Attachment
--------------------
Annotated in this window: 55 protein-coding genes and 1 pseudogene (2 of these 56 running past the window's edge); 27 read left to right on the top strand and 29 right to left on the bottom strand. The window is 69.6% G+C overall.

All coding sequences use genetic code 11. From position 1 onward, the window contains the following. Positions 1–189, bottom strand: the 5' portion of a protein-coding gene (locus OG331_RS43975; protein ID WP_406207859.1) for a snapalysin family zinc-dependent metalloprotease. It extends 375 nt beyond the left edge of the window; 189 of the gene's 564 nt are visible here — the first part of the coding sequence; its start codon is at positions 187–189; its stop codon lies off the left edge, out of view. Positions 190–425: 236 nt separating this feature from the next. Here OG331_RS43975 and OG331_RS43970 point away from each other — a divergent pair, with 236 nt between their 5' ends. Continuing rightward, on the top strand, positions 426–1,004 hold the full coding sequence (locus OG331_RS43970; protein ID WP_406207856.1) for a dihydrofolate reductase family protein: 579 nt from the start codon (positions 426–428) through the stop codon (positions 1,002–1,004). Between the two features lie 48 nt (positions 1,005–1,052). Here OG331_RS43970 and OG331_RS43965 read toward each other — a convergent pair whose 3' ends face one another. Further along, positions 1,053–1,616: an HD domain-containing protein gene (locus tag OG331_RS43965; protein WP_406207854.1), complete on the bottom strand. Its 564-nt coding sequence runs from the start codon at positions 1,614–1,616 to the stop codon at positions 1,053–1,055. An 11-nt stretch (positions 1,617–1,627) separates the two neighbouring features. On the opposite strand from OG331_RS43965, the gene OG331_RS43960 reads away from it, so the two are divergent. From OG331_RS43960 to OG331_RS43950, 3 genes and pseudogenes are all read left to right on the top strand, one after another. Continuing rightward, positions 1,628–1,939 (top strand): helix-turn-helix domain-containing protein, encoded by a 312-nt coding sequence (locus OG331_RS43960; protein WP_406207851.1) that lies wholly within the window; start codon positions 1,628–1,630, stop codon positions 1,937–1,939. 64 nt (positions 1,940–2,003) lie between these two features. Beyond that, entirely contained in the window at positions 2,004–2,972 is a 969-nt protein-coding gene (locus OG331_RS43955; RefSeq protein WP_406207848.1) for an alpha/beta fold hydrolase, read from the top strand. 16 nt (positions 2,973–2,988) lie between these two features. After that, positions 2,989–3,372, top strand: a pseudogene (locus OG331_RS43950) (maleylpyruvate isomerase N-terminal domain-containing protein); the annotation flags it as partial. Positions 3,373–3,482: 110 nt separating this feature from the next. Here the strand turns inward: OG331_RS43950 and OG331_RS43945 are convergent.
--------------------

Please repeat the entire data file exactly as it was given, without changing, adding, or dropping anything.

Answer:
Annotated in this window: 55 protein-coding genes and 1 pseudogene (2 of these 56 running past the window's edge); 27 read left to right on the top strand and 29 right to left on the bottom strand. The window is 69.6% G+C overall.

All coding sequences use genetic code 11. From position 1 onward, the window contains the following. Positions 1–189, bottom strand: the 5' portion of a protein-coding gene (locus OG331_RS43975; protein ID WP_406207859.1) for a snapalysin family zinc-dependent metalloprotease. It extends 375 nt beyond the left edge of the window; 189 of the gene's 564 nt are visible here — the first part of the coding sequence; its start codon is at positions 187–189; its stop codon lies off the left edge, out of view. Positions 190–425: 236 nt separating this feature from the next. Here OG331_RS43975 and OG331_RS43970 point away from each other — a divergent pair, with 236 nt between their 5' ends. Continuing rightward, on the top strand, positions 426–1,004 hold the full coding sequence (locus OG331_RS43970; protein ID WP_406207856.1) for a dihydrofolate reductase family protein: 579 nt from the start codon (positions 426–428) through the stop codon (positions 1,002–1,004). Between the two features lie 48 nt (positions 1,005–1,052). Here OG331_RS43970 and OG331_RS43965 read toward each other — a convergent pair whose 3' ends face one another. Further along, positions 1,053–1,616: an HD domain-containing protein gene (locus tag OG331_RS43965; protein WP_406207854.1), complete on the bottom strand. Its 564-nt coding sequence runs from the start codon at positions 1,614–1,616 to the stop codon at positions 1,053–1,055. An 11-nt stretch (positions 1,617–1,627) separates the two neighbouring features. On the opposite strand from OG331_RS43965, the gene OG331_RS43960 reads away from it, so the two are divergent. From OG331_RS43960 to OG331_RS43950, 3 genes and pseudogenes are all read left to right on the top strand, one after another. Continuing rightward, positions 1,628–1,939 (top strand): helix-turn-helix domain-containing protein, encoded by a 312-nt coding sequence (locus OG331_RS43960; protein WP_406207851.1) that lies wholly within the window; start codon positions 1,628–1,630, stop codon positions 1,937–1,939. 64 nt (positions 1,940–2,003) lie between these two features. Beyond that, entirely contained in the window at positions 2,004–2,972 is a 969-nt protein-coding gene (locus OG331_RS43955; RefSeq protein WP_406207848.1) for an alpha/beta fold hydrolase, read from the top strand. 16 nt (positions 2,973–2,988) lie between these two features. After that, positions 2,989–3,372, top strand: a pseudogene (locus OG331_RS43950) (maleylpyruvate isomerase N-terminal domain-containing protein); the annotation flags it as partial. Positions 3,373–3,482: 110 nt separating this feature from the next. Here the strand turns inward: OG331_RS43950 and OG331_RS43945 are convergent.